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White Oak - Making Friends in the Alexander Valley: October 2005

Making Friends in the Alexander Valley

White Oak Vineyards and Winery is a living example of the power of relationship marketing. The winery does little to no advertising. Instead it relies on creating lasting relationships with the guests who visit while strengthening ties to the larger wine and hospitality community.

The employees take a sincere interest in their visitors. They ask about favorite wines, where the guests live and where they’re staying while visiting, just as you would with a new friend in your home. Director of Hospitality and Tasting Room Manager Denise Gill says that it’s key to have enough staff so you have time to connect with the people, adding to ‘be aware of their needs, not just keep up with their needs’.

The team also shares recommendations for dining, keeping a restaurant book with menus at hand. This extra level of service makes the winery a partner in the visitors’ experience and creates a relationship that goes way beyond that of traditional sales.

White Oak also welcomes children and dogs with toys, biscuits and a bowl of water. As Denise puts it, ‘if they’ve made the decision to travel with their children or pets, it’s better to make them comfortable so the parents can enjoy themselves and focus on the wines. They really appreciate this’.

Picnics are encouraged as I saw during my visit. A group of women were enjoying their lunch at one of the tables under a leafy and shady oak tree. Beyond the Mediterranean style buildings and grapevines they had a priceless view of the Mayacamas Mountains.

While some tasting rooms appear more like a wine junk bazaar, Denise says, ‘we focus on wine and minimize the merchandising’. The mood is relaxed yet elegant. Norah Jones and other musicians fill the background while not drowning out the wine. The experience is enhanced by a rotating art exhibition to take in while tasting. Currently featured is the photography of Robert Hicks from Rancho Cordova, California.

The winery stays in touch with the new friends they make by using preference-based email messages. The contact is made with anyone who likes White Oak, whether or not they’ve joined the wine club. Denise says that people want to hear from us and this is an easy, earth-friendly way to maintain contact.

Customers return and visit the people who signed them up for the wine club or first poured their wine. There’s a sincere familiarity between the staff and the customers. I was told they return for the wine and the friendships that develop.

People also like to buy wine that is only available at the winery, like the 2002 Alexander Valley Estate Merlot, $34. It smells of concentrated berry fruit and a note of eucalyptus. The mouth follows with full-on fruit and sweet oak embraced by some tannin and acid, making this wine a hit with grilled meats. It stands in contrast to the many flaccid Merlots that wash over your tongue without the slightest grab. Delicious!

As for events, White Oak participates in every event sponsored by the Wine Road and the Alexander Valley Winegrowers. With the Wine Road there are large events such as ‘Winter Wineland’, ‘Barrel Tasting’ and the ‘Wine & Food Affair’.

The Wine Road is likewise a source of camaraderie and support. Denise says that the organization grows by 10-15 wineries every year. She states that she’s a firm believer that ‘the larger the organization, the more impact it has’. There are now about 600,000 of the Wine Road maps produced every two years, reaching thousands of consumers in the Bay Area and beyond.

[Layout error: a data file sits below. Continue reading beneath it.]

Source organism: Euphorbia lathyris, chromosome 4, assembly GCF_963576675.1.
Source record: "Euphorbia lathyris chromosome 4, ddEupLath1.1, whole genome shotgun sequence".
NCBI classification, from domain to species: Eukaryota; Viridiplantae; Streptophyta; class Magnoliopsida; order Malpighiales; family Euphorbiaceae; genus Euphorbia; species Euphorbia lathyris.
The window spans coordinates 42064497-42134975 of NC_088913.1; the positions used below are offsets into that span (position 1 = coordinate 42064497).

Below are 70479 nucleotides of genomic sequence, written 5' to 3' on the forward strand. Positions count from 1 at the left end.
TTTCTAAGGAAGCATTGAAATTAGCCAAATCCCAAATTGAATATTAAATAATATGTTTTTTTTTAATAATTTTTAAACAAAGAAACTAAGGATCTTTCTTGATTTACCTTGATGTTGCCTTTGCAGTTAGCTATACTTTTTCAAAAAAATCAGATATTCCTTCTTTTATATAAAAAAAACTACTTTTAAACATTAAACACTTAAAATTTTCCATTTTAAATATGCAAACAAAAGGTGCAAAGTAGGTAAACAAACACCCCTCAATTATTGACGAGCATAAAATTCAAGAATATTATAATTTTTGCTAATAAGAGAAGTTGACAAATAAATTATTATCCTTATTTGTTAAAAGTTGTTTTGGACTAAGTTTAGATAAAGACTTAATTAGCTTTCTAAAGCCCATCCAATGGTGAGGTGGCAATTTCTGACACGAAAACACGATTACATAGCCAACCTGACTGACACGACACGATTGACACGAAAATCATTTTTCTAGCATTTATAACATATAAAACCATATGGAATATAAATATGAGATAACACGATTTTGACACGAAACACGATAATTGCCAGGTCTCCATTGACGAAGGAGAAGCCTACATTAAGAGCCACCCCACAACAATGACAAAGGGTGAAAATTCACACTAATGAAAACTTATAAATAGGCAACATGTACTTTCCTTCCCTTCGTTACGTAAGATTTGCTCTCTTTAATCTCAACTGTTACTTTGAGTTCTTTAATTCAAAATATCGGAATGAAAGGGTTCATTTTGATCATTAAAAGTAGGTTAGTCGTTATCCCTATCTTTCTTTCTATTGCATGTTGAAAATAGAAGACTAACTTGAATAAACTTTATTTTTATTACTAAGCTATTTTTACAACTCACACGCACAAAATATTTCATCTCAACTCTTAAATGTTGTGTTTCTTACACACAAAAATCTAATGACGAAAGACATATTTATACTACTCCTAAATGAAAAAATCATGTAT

With the Alexander Valley Winegrowers there is the ‘Taste of the Valley’ on the first weekend of every month. White Oak is also cultivating the relationship with their immediate neighbors Hannah, Alexander Valley Vineyards and Sausal to make their leg of the sprawling Alexander Valley a destination in itself. Denise says that if consumers are excited about more than one winery on this leg of the valley, they’ll spend a half or even a full day here.

The small group of neighbors works closely with Flying Horse Carriage in Sebastopol to create a special wine country experience for visitors. Flying Horse describes it like this on their website: “In a carriage drawn by elegant horses, travel leisurely along our scenic route through the vineyards which produce the award-winning wines you will be tasting. Our tour includes wine tasting at Alexander Valley's finest wineries. It’s more than a tour; it’s a unique wine tasting adventure!”

Then there are events at the winery for the public and those that are created exclusively for the wine club members, like the Crab Feast and Wild about Mushrooms Dinner. Denise creates an annual calendar of all the events that’s available for consumers to plan their wine trips and occasions in advance. It makes perfect sense. If you know you’re going to have a spring or summer dinner every year, get it on the calendar early and some of your biggest fans will create a visit around your event.

Denise and the staff also recommend going to open houses at other wineries and bringing your wine to try. Get to know the other people out there working in tasting rooms and they’ll recommend your winery to their visitors. “It’s not a competition,” she stresses.

Tours are available by appointment but the staff will create one on the fly when it can be accommodated, taking advantage of the chance to see some action in the vineyard or the winery. White Oak is open daily for tasting, just around the bend from the Jimtown Store.

 

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